world."-South. object was insured by the regulation which precluded the meat f Dr. Kitto. from being kept beyond the second day.S

22—27. (22, 23) ye.. fat,a etc., prob. for physical as well as law conmoral reasons. ox.. goat, i.e. of such animals as were offered cerning fat in sacrifice. (24) may.. use, to wh. fat is applicable, save for and blood sacrifice or food. (25) beast, named in v. 23. (26, 27) eat . . 10; Ma. xxii. 21. blood, etc., no exception made as in the case of fat.

b Ge. ix. 4; Jo. Ye shall cat no manner of fat.—This is a very remarkable law ; vi. 53, 54; Lu.

xxii, 17-20. but it is not to be understood as an interdiction of all fat, but

c See Kitto, Note only the properly fat pieces which were offered on the altar in on De. xiv. 21. certain sacrifices, and which, partly, no doubt, in consequence of "It is the prothat appropriation, became too sacred for common food even in perty of the reanimals which had not been sacrificed. The parts of which this be the most relaw interdicted the use were : the fat with which the intestines fining of all inare covered, that is, the omentum, or caul, all the fat upon the fluences, intestines (mesenterium), the fat of the kidneys, and the fat tail

tages, no culture of a particular species of sheep. It is even uncertain whether of the tastes, no

sure,

such an one he

in his

No external advanB.O. 1490.

com

accustomed

son.

very

and have a sincere

desire to

truth are

these parts were allowed for other purposes than food; for, in v. habit of

24, the fat of beasts that died of themselves, or were torn of wild mand, no asso- beasts, is allowed for such purposes ; and the omission of a similar ciation with the allowance for cattle that died under the knife seems to imply elegant, or even that none was made. Independently of their consecration to the can bestow that altar, it is not difficult to discover other reasons which may have delicacy and that operated in causing this remarkable interdiction of employing grandeur of bear- those parts of animals which are of so much use to us for culinary only to the mind and other purposes. In the opinion of Michaelis, it was one of

to the great objects of some of the laws of Moses to change celestial conver- the character of the Israelites from that of a nomad and is but gilt and pastoral to that of a settled agricultural people. Accordingly, cosmetics, beside there are a number of regulations, the combined operation of tb is, as expressed which rendered such a change almost compulsory, The present in every look and is one of those which tended to wean them from that entire degesture."--Emer

pendence upon their flocks which is usual among nomad people, "I extend the and to induce new wants which only agriculture could supply. circle of real re- The present law, in particular, appears to be one of several, which ligion widely. Many

seem directed to oblige them to the cultivation of the excellent men fear God, olives of Palestine, the country which they were destined to and love God, occupy. Being here debarred the use of animal fat, and being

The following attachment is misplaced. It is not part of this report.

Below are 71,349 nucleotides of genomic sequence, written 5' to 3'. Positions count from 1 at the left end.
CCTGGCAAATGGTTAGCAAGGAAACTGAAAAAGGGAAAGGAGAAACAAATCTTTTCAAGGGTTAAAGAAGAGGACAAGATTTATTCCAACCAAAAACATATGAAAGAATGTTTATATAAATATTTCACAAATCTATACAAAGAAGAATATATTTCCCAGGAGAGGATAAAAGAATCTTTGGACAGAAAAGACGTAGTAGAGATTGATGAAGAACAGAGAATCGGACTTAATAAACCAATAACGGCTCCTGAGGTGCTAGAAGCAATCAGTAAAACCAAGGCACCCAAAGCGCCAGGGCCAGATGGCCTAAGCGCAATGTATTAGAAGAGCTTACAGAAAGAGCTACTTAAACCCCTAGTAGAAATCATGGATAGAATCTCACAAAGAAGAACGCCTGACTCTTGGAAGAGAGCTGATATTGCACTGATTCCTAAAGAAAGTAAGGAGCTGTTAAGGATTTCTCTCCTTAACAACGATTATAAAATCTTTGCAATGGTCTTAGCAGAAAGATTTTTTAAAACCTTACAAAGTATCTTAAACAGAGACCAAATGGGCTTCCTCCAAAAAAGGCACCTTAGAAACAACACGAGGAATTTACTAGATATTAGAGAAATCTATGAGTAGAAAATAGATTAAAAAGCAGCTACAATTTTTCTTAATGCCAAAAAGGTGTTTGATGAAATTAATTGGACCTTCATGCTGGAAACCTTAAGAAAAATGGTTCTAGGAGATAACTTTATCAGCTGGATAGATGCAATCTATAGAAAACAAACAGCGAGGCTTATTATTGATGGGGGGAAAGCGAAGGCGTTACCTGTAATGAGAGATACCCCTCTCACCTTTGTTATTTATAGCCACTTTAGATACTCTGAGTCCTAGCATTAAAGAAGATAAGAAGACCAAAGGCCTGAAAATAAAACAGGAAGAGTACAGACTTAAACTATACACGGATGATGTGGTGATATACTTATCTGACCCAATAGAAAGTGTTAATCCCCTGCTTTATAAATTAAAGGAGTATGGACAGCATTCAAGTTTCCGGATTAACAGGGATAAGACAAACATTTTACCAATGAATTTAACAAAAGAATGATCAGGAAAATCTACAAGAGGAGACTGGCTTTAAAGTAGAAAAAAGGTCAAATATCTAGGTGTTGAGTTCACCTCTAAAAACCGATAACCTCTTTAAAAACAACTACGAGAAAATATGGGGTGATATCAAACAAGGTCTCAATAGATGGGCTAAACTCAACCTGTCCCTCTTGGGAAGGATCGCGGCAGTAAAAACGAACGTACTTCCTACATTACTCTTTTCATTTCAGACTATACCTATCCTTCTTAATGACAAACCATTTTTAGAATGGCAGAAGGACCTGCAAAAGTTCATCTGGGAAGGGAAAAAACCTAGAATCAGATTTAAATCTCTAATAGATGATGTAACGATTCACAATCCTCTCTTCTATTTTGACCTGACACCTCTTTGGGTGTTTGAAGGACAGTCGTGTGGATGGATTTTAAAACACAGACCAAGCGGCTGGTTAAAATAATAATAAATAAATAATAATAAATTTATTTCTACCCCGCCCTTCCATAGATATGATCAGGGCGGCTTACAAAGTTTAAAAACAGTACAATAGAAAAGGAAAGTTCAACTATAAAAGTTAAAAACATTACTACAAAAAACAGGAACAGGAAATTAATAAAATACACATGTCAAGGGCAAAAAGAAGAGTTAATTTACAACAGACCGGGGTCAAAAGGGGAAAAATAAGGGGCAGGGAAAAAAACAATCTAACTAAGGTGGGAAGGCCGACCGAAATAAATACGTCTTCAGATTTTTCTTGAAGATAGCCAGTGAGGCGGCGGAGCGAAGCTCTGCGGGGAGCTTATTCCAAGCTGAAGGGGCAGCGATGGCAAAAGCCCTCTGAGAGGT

apparently, on the other hand, precluded the use of butter, no serve Him, whose resource remained for them but to cultivate and employ its oil, views of religious which in fact they did to a great extent when they were settled

very in the Promised Land. Whether this view be correct or not, the imperfect, and in some points ut- tendency of such a law to prevent falling back on nomad habits terly false. But can hardly be questioned. It was adapted to their condition in may not many Palestine ; but since their dispersion they have felt the interhave a state of diction of fat and (as they understand) of butter, as one of the heart acceptable peculiar evils of their state, and have been driven so to expound before God ?"- their law as to allow themselves the use of goose-fat as a Cecil.

substitute. the wave

28–34. (28, 29) oblation, gift, i.e. to the priest. (30) and heave

waved .. offering,a see Ex. xxix. 24-28. (31) breast .. offering

sons', as the priests' portion. (32) heave-offering, sce Ex. a 2 Co. viii. 12.

xxix. 28. (33) right .. part, the breast for the high priest b De, xviii, 3. and his household ; this for the officiating priest. (34) See Ex. “True religion is xxix. 28. always mild, pro- Selfish religionists. There are a great many men who are pions pitious, humble;

on this principle : “How economically can I go to heaven ?”

plays not the tyrant; Virtue is to them like gold to a traveller, and they say, "Now I plants no faith in want to spend just as little as I can. I want to make this voyage blood, nor bears just as cheaply as possible.” Men mean to get to heaven, but destruction her

chariot- they do not mean that it shall cost them any more virtue than wheels; but they can possibly help. Everything that the world will allow stoops to polish, them to have they take. They practise as little self-denial as dress, and builds they can get along with, hoping that there will be an equalisaher grandeur on tion of everything

in the world to come. Oh ! what a dangerous the public good." and degrading condition is that man in whose life lies right -Jas. Miller,

along the twilight line, where he is liable at any moment to be c Beecher.

cast over into darkness.c recapitu- 35–38. (35) this .. anointing, i.e. the appointed share :lation

or reward of the anointing. (36) in .. them, etc., see Ex. xl. a Spk. Comm.

13—15. (37) burnt, etc., see i. 6—13. meat, etc., see ii. 6, b Sinsworth. 14–18. sin, etc., see iv. 24–30. trespass, etc., see v. 1—7.

d Kitto.

and

« PredošláPokračovať »